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Cayman Islands Government

Be Alert!

Parents should note social, emotional and communication milestones to ensure their babies are developing normally.(File photo)

The last thing any parent wants to hear is that their child may have a developmental disability. For most, such news triggers emotions ranging from denial or disbelief, to depression, anger and frustration.

But eventually, concern emerges as the dominant reaction, one that presents an opportunity to gather facts and second opinions -- confirmation as to whether there is indeed cause for your concern.

Generally we're familiar with physical developmental milestones in babies, such as weight, height, sitting, rolling, speaking and walking. But just as these are important, so too are the social and communication development indicators, such as smiling, pointing, and enjoying social interaction.

While every child is different and develops individually, there are still milestones that all children should reach within a certain time-range. According to the Centre for Disease Control, the hallmarks of vital social, emotional and communication development are clear:

At 4 months your baby should:

  • follow and react to bright colours, movements and objects;
  • turn towards sounds;
  • show interest in watching people's faces;
  • smile back when smiled at.

At 6 months your baby should:

  • relate to you with real joy;
  • smile often while playing with you;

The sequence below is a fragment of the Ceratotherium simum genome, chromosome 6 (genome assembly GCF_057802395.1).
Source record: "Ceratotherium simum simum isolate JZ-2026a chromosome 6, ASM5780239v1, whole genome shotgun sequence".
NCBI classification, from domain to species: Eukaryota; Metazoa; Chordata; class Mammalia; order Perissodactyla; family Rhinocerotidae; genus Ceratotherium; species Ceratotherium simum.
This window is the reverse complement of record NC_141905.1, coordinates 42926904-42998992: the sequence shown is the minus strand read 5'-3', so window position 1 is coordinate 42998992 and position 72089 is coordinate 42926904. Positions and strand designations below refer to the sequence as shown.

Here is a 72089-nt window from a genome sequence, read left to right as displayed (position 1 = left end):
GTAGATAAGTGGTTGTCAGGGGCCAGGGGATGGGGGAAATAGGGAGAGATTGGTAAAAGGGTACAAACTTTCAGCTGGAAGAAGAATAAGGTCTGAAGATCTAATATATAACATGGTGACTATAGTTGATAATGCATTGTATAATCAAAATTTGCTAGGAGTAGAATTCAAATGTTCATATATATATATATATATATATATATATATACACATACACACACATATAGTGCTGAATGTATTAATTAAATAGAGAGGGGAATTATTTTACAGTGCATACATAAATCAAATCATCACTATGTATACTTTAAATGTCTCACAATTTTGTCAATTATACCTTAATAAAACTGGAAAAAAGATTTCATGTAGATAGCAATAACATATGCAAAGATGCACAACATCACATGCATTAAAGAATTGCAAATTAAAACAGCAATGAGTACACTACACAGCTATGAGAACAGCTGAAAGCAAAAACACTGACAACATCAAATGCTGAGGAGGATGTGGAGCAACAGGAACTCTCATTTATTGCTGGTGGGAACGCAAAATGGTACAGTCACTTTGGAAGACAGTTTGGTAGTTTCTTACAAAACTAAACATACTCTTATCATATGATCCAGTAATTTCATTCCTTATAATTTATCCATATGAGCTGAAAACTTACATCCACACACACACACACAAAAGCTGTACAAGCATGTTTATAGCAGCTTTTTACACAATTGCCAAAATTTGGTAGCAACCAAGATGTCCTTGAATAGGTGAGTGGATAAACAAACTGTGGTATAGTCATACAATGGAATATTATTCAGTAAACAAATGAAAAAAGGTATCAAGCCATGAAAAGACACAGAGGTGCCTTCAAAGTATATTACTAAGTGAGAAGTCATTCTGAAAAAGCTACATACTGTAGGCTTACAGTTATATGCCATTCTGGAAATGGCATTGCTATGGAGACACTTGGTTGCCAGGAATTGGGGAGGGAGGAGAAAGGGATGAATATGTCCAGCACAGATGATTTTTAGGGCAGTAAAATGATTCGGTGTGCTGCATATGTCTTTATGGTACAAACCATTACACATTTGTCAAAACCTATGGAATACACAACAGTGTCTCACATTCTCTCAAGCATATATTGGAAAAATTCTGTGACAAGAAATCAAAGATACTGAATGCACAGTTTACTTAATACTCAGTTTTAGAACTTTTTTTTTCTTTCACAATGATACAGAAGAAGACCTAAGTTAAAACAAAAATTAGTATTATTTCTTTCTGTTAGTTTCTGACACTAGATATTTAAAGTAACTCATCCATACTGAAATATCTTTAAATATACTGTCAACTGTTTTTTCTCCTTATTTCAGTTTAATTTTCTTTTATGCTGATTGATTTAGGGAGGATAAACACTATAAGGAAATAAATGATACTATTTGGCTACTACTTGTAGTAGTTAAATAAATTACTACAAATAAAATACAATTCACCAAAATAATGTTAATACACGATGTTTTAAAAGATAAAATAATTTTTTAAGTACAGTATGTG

• coo and babble when happy;
  • cry when unhappy.

At 12 months your baby should:

  • use gestures to indicate needs - like giving, showing, reaching or pointing;
  • play peek-a-boo, patty-cake or other social games;
  • make sounds like "ma", "ba", "na", "da", and "ga";
  • turn to the speaker in response to hearing his / her name.

At 18 months your baby should:

  • use numerous gestures with words to have needs met - e.g., pointing to a cup and saying "juice";
  • use at least four consonants in babbly words, such as m, n, p, t and d;
  • use and understand at least ten words;
  • acknowledge the names of familiar people or body parts by pointing to, or looking at them, when named.

At 24 months your baby should:

  • enjoy pretend-play with you, or talking to and for dolls or action figures;
  • use simple phrases and two- to four-word sentences;
  • repeat words overheard in conversation;
  • enjoy interaction with children of a similar age and show interest in playing with them - perhaps using/showing/sharing toys;
  • look for familiar objects that are out of sight when asked for them.

At 36 months your baby should:

  • spontaneously show emotion for familiar playmates;
  • enjoy pretend-play - like cooking, feeding dolls or fixing cars;
  • understand placement in space ("on," "in," "under");
  • answer what, where, when and who questions easily;
  • talk about past, present and future interests and feelings.

The early identification of developmental concerns permits parents, guardians and teachers to seek intervention during this crucial early development period. For a comprehensive list of developmental milestones, visit www.cdc.gov/actearly and www.firstsigns.org.

As parents, we know our children best. Thus if your child is not meeting age-related milestones or if you think there could be a problem with the way your child plays, learns, speaks, or acts, talk to your child's doctor and share your concerns. You may also contact Carol Bennett at the Cayman Islands Early Intervention Programme on 947-5454 or cabennett@cayman.edu.ky. Don't wait!

(GIS)

For further information contact: Kenisha Morgan